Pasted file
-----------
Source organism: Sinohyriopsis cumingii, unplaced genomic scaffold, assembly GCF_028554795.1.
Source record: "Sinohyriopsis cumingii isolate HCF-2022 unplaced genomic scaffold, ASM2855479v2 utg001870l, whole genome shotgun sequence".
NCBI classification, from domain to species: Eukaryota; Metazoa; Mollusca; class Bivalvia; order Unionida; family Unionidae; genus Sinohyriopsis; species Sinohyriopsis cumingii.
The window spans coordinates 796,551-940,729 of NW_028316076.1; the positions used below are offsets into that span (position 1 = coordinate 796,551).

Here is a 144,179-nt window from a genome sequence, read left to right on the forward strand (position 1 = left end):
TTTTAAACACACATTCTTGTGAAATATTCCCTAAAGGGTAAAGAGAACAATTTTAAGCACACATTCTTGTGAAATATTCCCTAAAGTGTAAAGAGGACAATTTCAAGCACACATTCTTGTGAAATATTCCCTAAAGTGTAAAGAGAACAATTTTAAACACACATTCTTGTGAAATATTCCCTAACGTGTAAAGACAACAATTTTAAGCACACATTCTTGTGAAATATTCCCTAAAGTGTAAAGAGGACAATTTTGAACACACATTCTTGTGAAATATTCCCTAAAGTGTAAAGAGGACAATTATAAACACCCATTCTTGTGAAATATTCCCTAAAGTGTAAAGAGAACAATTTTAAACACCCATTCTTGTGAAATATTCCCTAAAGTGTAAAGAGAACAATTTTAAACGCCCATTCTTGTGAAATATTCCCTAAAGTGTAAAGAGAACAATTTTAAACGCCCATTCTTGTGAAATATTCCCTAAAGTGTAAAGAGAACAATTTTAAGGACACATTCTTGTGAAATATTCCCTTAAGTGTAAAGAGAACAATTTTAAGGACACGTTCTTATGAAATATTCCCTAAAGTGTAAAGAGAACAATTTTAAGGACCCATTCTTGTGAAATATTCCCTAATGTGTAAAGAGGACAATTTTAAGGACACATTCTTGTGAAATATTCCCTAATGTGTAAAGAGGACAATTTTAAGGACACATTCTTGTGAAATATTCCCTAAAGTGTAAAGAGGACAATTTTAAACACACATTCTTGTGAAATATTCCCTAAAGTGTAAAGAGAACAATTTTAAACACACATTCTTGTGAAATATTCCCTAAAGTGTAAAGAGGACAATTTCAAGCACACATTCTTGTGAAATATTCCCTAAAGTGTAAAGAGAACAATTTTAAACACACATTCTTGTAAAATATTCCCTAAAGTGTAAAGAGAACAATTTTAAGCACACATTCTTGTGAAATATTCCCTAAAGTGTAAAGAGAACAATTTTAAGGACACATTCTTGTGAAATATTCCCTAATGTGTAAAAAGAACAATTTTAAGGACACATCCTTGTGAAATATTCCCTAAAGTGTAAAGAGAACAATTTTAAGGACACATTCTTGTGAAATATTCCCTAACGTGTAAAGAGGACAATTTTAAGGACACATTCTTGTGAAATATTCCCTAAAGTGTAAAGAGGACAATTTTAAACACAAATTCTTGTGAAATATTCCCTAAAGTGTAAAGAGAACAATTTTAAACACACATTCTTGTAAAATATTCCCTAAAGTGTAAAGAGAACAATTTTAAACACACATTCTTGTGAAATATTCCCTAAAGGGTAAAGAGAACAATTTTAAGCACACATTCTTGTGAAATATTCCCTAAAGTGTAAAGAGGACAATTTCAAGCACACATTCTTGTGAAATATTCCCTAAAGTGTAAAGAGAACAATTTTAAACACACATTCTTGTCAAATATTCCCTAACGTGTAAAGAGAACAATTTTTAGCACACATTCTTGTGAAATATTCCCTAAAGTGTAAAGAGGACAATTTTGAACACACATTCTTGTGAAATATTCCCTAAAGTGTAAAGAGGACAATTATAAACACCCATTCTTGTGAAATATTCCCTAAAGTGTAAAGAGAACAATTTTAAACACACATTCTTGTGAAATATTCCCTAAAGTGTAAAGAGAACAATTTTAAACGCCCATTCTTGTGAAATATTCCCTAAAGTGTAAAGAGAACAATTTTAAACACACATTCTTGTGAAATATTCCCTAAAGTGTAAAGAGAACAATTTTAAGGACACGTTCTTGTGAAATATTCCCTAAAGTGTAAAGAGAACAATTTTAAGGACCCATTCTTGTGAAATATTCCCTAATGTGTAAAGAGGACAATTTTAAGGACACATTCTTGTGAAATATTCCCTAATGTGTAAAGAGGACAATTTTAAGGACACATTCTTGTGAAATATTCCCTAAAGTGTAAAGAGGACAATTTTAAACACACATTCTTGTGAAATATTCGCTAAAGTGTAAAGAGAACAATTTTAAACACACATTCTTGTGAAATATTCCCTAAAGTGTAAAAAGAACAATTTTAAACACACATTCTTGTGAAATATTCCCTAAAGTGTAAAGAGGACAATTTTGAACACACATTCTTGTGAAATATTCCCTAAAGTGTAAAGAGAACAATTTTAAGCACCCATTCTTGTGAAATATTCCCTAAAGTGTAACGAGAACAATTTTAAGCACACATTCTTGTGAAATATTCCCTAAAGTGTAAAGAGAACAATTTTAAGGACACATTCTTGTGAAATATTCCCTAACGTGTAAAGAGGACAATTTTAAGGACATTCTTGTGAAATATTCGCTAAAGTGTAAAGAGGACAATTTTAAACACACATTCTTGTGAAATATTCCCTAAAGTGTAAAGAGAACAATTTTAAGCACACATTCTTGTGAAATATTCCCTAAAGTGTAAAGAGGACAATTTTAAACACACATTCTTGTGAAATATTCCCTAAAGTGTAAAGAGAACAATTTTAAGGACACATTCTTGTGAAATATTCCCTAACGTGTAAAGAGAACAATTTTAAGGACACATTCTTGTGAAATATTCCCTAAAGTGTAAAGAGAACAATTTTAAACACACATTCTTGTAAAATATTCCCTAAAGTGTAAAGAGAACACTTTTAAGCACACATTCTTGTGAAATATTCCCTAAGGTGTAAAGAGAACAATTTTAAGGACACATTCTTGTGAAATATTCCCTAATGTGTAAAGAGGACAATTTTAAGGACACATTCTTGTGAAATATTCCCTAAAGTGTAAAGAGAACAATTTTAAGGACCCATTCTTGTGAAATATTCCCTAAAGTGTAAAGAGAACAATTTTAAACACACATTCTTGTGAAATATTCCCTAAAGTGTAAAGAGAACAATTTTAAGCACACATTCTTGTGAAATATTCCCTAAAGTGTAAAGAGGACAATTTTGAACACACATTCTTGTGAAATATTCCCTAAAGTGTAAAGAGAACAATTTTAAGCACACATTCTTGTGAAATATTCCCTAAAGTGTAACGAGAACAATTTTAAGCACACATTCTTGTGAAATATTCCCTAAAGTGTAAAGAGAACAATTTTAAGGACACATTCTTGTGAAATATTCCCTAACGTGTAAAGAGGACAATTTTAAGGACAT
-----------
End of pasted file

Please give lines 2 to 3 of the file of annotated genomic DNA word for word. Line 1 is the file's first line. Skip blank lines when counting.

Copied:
Source record: "Sinohyriopsis cumingii isolate HCF-2022 unplaced genomic scaffold, ASM2855479v2 utg001870l, whole genome shotgun sequence".
NCBI classification, from domain to species: Eukaryota; Metazoa; Mollusca; class Bivalvia; order Unionida; family Unionidae; genus Sinohyriopsis; species Sinohyriopsis cumingii.